[Haskell-cafe] conduit/pipes/streaming and prompt cleanup

Michael Snoyman michael at snoyman.com
Tue Jun 4 13:45:11 UTC 2019

I think you're seeing the fact that conduit no longer has finalizers, see:


Though I don't think your example proves the point. You know that the code
following `takeC 3` will never `await`, but there's no way for the conduit
library to know that. Instead, if you wanted to demonstrate the limitation
of removing finalizers you'd need to rewrite your code to this:

pipe :: C.ConduitM a c (C.ResourceT IO) ()
pipe = ((fileLines "TODO" .| C.takeC 3) >> C.yield "***")
    .| C.mapM_C (Trans.liftIO . putStrLn)

Here, we can immediately see the `fileLines` is not going to be `await`ed
from again once `takeC 3` is complete, and yet without finalizers the close
is still delayed. However, now that I've done that slight rewrite, we can
make a further rewrite to leverage the bracket pattern and get back prompt

pipe :: C.ConduitM a c (C.ResourceT IO) ()
pipe = ((withFileLines "TODO" (C.takeC 3)) >> C.yield "***")
    .| C.mapM_C (Trans.liftIO . putStrLn)

  :: C.MonadResource m
  => FilePath
  -> C.ConduitT String o m r
  -> C.ConduitT i o m r
withFileLines fname inner =
    (IO.openFile fname IO.ReadMode)
    (\h -> handleLines h .| inner)

On Tue, Jun 4, 2019 at 12:17 AM Evan Laforge <qdunkan at gmail.com> wrote:

> I'm using the 'streaming' library and realized it doesn't close files in a
> timely way for the way I'm using it, and in fact can't, due to how the
> library
> works.  I know conduit has put a lot of thought into closing resources in a
> timely way, so I did an experiment to see what it does, but as far as I can
> tell, conduit has the same problem.  Maybe I'm doing it wrong?
> The situation is that I'm opening multiple files and mixing their output.
> I want to close the inputs as soon as I'm done with them.  But I can get
> done with them earlier than the end of the file.  Since all of these
> libraries
> are based on pulling from downstream, if you don't pull all the way to the
> end,
> the close at the end doesn't happen, and has to wait until runResourceT
> returns, which is too late.  I remember long ago reading Oleg's original
> iteratee paper, and it seems like he called out this problem with
> pull-based
> iterators, that the iterator doesn't know when its caller is done with it,
> so
> it can't close files on time.
> Here's a conduit version that I think illustrates the situation:
>     import qualified Conduit as C
>     import           Conduit ((.|))
>     import qualified Control.Monad.Trans as Trans
>     import qualified System.IO as IO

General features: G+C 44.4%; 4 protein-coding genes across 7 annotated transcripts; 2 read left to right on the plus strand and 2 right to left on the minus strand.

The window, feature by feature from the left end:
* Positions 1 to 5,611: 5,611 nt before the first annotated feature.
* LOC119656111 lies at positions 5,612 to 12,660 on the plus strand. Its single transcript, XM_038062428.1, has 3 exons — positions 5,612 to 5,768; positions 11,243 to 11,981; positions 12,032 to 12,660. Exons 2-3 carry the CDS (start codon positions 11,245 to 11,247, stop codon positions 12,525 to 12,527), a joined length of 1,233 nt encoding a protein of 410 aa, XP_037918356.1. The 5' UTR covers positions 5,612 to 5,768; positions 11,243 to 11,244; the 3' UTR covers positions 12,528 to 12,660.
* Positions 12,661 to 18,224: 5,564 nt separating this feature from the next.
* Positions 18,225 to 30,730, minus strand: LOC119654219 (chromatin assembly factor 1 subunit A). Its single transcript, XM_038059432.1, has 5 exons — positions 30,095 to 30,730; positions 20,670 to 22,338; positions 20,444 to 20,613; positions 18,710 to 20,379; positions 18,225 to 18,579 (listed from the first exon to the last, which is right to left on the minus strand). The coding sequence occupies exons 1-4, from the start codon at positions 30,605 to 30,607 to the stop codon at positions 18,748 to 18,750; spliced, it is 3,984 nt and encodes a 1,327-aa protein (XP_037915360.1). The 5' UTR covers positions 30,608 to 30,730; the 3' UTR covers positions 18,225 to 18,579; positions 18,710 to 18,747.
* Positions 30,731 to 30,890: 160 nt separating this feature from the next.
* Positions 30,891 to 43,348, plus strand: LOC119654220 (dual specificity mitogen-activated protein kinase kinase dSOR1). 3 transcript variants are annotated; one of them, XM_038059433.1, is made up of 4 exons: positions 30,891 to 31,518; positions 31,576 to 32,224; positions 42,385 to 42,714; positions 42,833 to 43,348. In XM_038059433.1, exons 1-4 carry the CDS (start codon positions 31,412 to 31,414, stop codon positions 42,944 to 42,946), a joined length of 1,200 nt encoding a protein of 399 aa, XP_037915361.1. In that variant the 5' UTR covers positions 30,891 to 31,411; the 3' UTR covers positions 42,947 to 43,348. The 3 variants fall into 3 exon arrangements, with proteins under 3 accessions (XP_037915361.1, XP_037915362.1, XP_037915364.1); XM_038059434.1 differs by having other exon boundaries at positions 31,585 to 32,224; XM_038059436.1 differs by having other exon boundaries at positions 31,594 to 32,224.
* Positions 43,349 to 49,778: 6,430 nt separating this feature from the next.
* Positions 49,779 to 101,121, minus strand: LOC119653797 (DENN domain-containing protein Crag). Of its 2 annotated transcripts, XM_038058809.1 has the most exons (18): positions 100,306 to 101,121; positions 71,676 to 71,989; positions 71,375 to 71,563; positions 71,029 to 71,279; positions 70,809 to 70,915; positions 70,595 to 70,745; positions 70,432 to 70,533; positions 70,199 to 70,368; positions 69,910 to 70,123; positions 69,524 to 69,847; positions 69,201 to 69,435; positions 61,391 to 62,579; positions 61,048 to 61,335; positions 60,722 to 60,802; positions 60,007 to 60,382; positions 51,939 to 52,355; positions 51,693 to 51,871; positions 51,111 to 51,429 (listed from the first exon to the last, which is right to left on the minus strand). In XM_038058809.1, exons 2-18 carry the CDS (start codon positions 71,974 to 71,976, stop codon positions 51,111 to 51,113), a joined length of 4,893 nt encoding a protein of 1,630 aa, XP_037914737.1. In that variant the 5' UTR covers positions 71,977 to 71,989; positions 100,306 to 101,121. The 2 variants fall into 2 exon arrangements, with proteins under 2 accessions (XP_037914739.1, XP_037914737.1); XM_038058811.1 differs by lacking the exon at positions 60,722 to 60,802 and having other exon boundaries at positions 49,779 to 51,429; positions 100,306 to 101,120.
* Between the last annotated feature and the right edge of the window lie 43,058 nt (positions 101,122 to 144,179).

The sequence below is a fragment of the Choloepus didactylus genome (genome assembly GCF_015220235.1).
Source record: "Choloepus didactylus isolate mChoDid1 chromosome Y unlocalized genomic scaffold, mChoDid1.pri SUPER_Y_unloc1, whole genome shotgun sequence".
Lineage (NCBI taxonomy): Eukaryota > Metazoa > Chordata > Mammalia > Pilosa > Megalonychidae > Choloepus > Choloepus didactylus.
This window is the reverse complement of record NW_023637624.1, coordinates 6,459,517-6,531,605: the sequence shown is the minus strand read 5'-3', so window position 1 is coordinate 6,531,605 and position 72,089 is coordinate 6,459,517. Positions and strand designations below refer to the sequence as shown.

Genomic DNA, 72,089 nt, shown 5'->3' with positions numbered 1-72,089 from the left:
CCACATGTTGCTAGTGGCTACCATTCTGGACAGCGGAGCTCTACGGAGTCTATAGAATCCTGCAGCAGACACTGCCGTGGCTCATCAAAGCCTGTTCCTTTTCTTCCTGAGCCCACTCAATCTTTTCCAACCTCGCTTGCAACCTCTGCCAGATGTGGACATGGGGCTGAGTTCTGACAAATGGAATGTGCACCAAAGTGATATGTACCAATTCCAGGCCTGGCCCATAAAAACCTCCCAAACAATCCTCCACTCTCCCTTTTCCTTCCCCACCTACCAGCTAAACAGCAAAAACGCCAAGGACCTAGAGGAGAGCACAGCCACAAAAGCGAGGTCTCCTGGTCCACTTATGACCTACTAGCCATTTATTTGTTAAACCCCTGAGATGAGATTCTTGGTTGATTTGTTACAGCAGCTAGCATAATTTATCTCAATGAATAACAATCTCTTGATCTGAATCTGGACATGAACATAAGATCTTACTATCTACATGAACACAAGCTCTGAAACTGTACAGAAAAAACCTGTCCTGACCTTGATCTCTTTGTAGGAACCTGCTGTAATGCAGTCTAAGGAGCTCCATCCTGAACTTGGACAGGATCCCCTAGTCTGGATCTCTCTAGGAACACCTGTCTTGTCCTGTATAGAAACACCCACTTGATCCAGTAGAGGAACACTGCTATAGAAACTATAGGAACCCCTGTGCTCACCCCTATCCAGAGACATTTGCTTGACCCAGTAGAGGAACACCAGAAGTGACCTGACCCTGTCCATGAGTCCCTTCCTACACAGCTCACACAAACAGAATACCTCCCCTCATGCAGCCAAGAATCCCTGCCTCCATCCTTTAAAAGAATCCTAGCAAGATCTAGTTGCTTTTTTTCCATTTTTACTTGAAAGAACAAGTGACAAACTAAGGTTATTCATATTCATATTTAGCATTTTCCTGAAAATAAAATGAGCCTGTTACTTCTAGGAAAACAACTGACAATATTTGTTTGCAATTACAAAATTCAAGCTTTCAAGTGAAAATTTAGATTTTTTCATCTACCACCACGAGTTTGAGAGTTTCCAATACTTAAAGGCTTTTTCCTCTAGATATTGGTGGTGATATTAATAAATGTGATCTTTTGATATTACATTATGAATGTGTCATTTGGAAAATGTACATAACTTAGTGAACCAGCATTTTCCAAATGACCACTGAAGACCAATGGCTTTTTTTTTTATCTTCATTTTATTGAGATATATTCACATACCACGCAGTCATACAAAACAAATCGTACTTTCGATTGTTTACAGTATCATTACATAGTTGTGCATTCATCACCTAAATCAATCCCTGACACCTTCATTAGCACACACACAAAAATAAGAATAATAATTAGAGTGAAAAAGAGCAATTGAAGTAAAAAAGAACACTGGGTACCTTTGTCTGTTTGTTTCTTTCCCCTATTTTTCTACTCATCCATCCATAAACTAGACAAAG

>     main :: IO ()
>     main = C.runResourceT $ C.runConduit pipe
>     pipe :: C.ConduitM a c (C.ResourceT IO) ()
>     pipe = fileLines "TODO" .| (C.takeC 3 >> C.yield "***")
>         .| C.mapM_C (Trans.liftIO . putStrLn)
>     fileLines :: C.MonadResource m => FilePath -> C.ConduitT i String m ()
>     fileLines fname = C.bracketP (IO.openFile fname IO.ReadMode) close
> handleLines
>     handleLines :: Trans.MonadIO m => IO.Handle -> C.ConduitT i String m ()
>     handleLines hdl = loop
>         where
>         loop = do
>             eof <- Trans.liftIO $ IO.hIsEOF hdl
>             if eof then return () else do
>                 line <- Trans.liftIO $ IO.hGetLine hdl
>                 C.yield line
>                 loop
>     close :: IO.Handle -> IO ()
>     close hdl = IO.hClose hdl >> putStrLn "=== close"
> This prints the first three lines of TOOD, then ***, and then "=== close",
> where the close should go before the ***s.
> As far as I can see, conduit can't do this any more than 'streaming' can,
> because 'C.takeC' is just some awaits and yields, with no indication that
> the final await is more special than any other await.
> I think what would be necessary to solve this is that combinators like
> 'take'
> have to be able to tell the stream to close, and that has to propagate
> back up
> to each producer that has registered a cleanup.  Of course this renders the
> stream invalid, so it's not safe to have any other references to the stream
> around, but I guess streams are stateful in general so that's always true.
> Maybe I could accumulate the finalizers in the stream data type and have
> combinators like 'take' call it as soon as they've taken their last.  What
> I actually wound up doing was make a 'takeClose' that also takes a 'close'
> action to run when its done with the stream.  It's not exactly general but
> I'm
> not writing a library so I don't need general.
> Is there some kind of standard or built-in solution for this situation?
> I know others have given a lot more thought to streaming than I have,
> so surely this issue has come up.
> I know there is a lot of talk about "prompt finalisation" and streams vs.
> pipes vs. conduit, and talk about brackets and whatnot, but despite reading
> various documents (https://hackage.haskell.org/package/streaming-with,
> http://www.haskellforall.com/2013/01/pipes-safe-10-resource-management-and.html
> ,
> etc.) I still don't really understand what they're talking about.
> It seems like they're really about reliable cleanup when there are
> exceptions, not really about prompt cleanup.  Certainly pipes-safe doesn't
> do
> prompt cleanup, at least not the kind I'm talking about.
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